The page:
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FREEDOM, MODERNITY, AND MASS CULTURE

Published online by Cambridge University Press:  24 October 2013

FRANCIS G. COUVARES*
Affiliation:
Departments of History and American Studies, Amherst College E-mail: fgcouvares@amherst.edu

Extract

In Reforming Hollywood, William D. Romanowski defends mainline Protestants from the charge that they acted like bluenose censors during the movie controversies of the twentieth century. In fact, he claims, they consistently supported free expression even as they fought to make Hollywood acknowledge and give scope to moral values beyond the profit motive. Unlike these mainline Protestant “structuralists,” who sought to morally elevate the broader society, both Catholics in the earlier part of the century and evangelicals in the latter took a “pietistic” approach that emphasized individual morality and sought to censor obscenity, blasphemy, and ideological unorthodoxy in film. While structuralists (whom the author often simply identifies as liberals) wanted to cooperate with Hollywood in campaigns of “movie betterment,” pietists (conservatives) wanted to rein in the moviemakers and cleanse the screen of “unwholesome” content.

Type
Review Essays
Copyright
Copyright © Cambridge University Press 2013 

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References

1 An extreme version of this argument, almost to the point of parody, appears in Fenton, Elizabeth A., Religious Liberties: Anti-Catholicism and Liberal Democracy in Nineteenth-Century U.S. Literature and Culture (New York, 2011)CrossRefGoogle Scholar; for a more tempered account see McGreevy, John T., Catholicism and American Freedom: A History (New York, 2003)Google Scholar.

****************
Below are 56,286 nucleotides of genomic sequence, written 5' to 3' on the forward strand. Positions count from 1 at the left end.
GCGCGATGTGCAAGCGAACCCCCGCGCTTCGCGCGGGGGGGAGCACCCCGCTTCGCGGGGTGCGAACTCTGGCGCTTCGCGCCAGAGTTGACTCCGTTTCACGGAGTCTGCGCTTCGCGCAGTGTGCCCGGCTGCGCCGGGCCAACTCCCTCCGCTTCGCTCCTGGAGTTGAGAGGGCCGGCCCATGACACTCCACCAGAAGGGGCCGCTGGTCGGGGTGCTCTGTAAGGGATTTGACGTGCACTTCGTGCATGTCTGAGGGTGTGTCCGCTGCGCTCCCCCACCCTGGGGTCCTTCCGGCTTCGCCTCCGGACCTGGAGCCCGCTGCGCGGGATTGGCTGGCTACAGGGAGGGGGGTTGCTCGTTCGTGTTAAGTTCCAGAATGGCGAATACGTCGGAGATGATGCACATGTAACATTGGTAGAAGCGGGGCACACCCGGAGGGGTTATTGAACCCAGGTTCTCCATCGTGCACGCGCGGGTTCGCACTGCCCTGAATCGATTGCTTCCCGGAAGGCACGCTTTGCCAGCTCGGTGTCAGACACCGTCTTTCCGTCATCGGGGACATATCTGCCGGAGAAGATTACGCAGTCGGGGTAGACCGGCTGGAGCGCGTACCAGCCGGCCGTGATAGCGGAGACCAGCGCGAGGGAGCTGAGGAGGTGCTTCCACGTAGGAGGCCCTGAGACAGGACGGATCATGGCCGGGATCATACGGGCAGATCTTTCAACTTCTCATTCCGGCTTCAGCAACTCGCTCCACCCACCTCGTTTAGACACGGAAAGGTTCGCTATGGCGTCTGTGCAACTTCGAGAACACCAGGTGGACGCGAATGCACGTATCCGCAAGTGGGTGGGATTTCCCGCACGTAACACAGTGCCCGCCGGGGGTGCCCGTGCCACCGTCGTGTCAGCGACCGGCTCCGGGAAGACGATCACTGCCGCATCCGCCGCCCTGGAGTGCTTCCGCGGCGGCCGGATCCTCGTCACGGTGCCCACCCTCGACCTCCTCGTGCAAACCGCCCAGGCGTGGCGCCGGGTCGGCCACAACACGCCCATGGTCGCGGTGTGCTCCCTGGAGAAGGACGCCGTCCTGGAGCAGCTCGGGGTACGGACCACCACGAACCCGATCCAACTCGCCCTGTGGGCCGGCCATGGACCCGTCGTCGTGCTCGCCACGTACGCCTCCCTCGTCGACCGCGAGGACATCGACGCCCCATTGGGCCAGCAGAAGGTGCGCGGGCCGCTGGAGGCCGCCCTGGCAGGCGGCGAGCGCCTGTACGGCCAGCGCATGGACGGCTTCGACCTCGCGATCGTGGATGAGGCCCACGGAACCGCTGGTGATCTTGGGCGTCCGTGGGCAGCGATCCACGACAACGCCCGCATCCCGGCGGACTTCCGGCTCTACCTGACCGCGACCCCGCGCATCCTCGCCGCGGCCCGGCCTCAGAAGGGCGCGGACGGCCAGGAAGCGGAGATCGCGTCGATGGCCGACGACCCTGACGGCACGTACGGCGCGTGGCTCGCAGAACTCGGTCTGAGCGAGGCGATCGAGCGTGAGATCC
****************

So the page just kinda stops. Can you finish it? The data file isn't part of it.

2 Tomlinson, John, Cultural Imperialism: A Critical Introduction (Baltimore, 1991)Google Scholar; also Guttmann, Allen, Games and Empires: Modern Sports and Cultural Imperialism (Philadelphia, 1994)Google Scholar. Horowitz, Daniel, Consuming Pleasures: Intellectuals and Popular Culture in the Postwar World (Philadelphia, 2012)CrossRefGoogle Scholar, offers level-headed assessments of cultural theories.

3 The phrase comes from Stuart Ewen, Captains of Consciousness: Advertising and the Social Roots of the Consumer Culture (New York, 1976), which argued (108) that advertising created a “commensurate cultural life” for a “machine civilization.”

4 Rabinowitz, 25, quoting Edwards, Richard Henry, Christianity and Amusements (New York, 1915)Google Scholar.

5 Wheeler, Leigh Ann, Against Obscenity: Reform and the Politics of Womanhood in America, 1873–1935 (Baltimore, 2004)Google Scholar, explores the attraction of censorship to Progressive women; recent apologies for censorship include Fish, Stanley, There's No Such Thing as Free Speech, and It's a Good Thing, Too (New York, 1994)Google Scholar; and MacKinnon, Catharine A., Only Words (Cambridge, MA, 1993)Google Scholar.

6 Green, Steven K., The Second Disestablishment: Church and State in Nineteenth-Century America (New York, 2010)CrossRefGoogle Scholar; Sehat, David, The Myth of American Religious Freedom (New York, 2011)Google Scholar.

7 Rabban, David M., Free Speech in Its Forgotten Years (New York, 1997)Google Scholar.

8 Black, Gregory D., Hollywood Censored: Morality Codes, Catholics, and the Movies (New York, 1994)Google Scholar; Black, The Catholic Crusade against the Movies, 1940–1975 (New York, 1998); Walsh, Frank, Sin and Censorship: The Catholic Church and the Motion Picture Industry (New Haven, CT, 1996)Google Scholar; Doherty, Thomas, Hollywood's Censor: Joseph I. Breen and the Production Code Administration (New York, 2007)Google Scholar; Couvares, Francis G., “Hollywood, Main Street, and the Church: Trying to Censor the Movies before the Production Code,” in Couvares, , ed., Movie Censorship and American Culture, 2nd edn (Amherst, MA, 2006), 129–58Google Scholar.

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